Getting snubbed by a “cold shoulder” can be hurtful, but frozen shoulder can bring much more pain. Learn about what it involves and how to recover.
What is frozen shoulder?
Known officially in medicine as adhesive capsulitis, frozen shoulder is characterized by pain, reduced flexibility, and limited range of motion. If left untreated, the shoulder gradually becomes more rigid and uncomfortable.
This form of shoulder pain strikes approximately one in every 50 Americans. Typically patients diagnosed with frozen shoulder are women in their 40s or 50s.
How the shoulder works
The shoulder consists of three bones – the clavicle, scapula, and humerus – that meet in a ball-and-socket joint. It also includes the ligaments and tendons that support the joint. “The head of the upper arm bone fits into a shallow socket in your shoulder blade,” explains the American Association of Orthopaedic Surgeons. “Strong connective tissue, called the shoulder capsule, surrounds the joint.”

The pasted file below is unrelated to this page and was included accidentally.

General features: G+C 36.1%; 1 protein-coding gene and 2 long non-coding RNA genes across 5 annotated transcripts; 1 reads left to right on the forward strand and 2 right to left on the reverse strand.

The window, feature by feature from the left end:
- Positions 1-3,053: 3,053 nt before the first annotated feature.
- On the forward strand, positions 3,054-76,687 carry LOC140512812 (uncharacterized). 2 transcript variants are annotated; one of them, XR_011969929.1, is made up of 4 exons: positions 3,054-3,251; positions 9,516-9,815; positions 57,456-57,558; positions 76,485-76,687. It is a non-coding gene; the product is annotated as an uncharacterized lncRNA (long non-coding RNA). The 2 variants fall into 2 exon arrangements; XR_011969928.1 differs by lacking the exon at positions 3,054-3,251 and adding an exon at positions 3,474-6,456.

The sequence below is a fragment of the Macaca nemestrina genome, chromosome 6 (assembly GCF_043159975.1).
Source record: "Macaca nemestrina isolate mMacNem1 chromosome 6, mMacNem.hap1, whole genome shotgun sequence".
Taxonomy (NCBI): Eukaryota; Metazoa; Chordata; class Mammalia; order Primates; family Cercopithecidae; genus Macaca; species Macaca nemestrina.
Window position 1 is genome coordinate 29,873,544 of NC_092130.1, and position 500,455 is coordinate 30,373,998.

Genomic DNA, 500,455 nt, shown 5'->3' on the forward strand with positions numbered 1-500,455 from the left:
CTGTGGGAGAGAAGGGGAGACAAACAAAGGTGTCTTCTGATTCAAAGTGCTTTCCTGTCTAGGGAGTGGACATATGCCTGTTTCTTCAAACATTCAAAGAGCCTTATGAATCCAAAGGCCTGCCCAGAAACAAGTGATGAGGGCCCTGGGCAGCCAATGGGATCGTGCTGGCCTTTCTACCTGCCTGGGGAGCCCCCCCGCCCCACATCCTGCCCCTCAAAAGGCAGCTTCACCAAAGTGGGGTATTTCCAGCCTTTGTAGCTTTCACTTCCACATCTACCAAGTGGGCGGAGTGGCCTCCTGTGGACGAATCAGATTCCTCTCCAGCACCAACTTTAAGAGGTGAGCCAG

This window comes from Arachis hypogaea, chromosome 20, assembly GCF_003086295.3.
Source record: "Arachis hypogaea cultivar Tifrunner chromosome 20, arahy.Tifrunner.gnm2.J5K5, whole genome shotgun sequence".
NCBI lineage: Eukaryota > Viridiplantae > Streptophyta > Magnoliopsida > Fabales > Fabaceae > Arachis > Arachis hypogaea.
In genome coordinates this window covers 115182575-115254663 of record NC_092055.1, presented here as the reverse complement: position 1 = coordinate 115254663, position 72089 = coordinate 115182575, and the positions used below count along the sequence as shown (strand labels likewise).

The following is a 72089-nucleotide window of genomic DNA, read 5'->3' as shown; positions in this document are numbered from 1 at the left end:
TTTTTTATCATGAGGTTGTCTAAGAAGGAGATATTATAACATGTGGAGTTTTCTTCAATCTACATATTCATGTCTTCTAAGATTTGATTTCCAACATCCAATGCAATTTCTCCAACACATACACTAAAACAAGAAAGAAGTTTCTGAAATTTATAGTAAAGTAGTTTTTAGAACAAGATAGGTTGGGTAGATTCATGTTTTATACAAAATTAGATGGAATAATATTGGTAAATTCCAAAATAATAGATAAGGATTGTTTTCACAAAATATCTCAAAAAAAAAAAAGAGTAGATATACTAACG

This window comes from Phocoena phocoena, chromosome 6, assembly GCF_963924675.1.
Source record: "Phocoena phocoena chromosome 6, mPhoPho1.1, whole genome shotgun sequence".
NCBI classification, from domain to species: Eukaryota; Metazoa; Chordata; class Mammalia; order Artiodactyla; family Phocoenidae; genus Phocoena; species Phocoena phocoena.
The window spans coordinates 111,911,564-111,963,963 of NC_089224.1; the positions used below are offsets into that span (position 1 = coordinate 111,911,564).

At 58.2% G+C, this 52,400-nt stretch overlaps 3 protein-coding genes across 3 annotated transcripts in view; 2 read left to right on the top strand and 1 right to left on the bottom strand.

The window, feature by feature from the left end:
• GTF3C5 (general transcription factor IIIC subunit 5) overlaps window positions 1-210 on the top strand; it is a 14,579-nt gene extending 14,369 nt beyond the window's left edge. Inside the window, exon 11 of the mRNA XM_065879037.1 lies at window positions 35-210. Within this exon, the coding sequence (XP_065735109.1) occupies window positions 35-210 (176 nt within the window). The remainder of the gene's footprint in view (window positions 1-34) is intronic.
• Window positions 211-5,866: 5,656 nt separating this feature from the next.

There is also synovial fluid within the joint and shoulder capsule to keep everything lubricated and moving smoothly.
Generally speaking, frozen shoulder develops over the course of several months. The stages of damage and recovery are as follows:
1. Freezing – Shoulder pain arises any time you use the joint, and it begins feeling stiffer.
2. Frozen – You may not feel as much pain when your shoulders in the true frozen state, but range of motion continues to decline .
3. Thawing – The joint becomes more mobile and less excruciatingly painful.
If the capsule that encompasses the shoulder grows thicker, it makes it difficult for the shoulder to move, resulting in frozen shoulder.
It’s unclear to researchers exactly why some individuals are more susceptible to this condition. However, it’s clear that certain risk factors, such as diabetes and surgical recovery, make it likelier to occur.
Risk factors for this shoulder pain condition include the following, according to the Mayo Clinic:
· Sex & age – As noted above, frozen shoulder is more commonly experienced by women than men. Patients are also typically 40+ years old.
· Immobilization – Frozen shoulder is often a problem for people whose shoulders are immobilized by fractures, surgical recovery, stroke, or rotator cuff damage.
· Serious diseases – If you are already suffering from certain chronic diseases – such as heart disease, hypothyroidism, hyperthyroidism, or diabetes – you are more vulnerable to frozen shoulder.
Thawing your frozen shoulder
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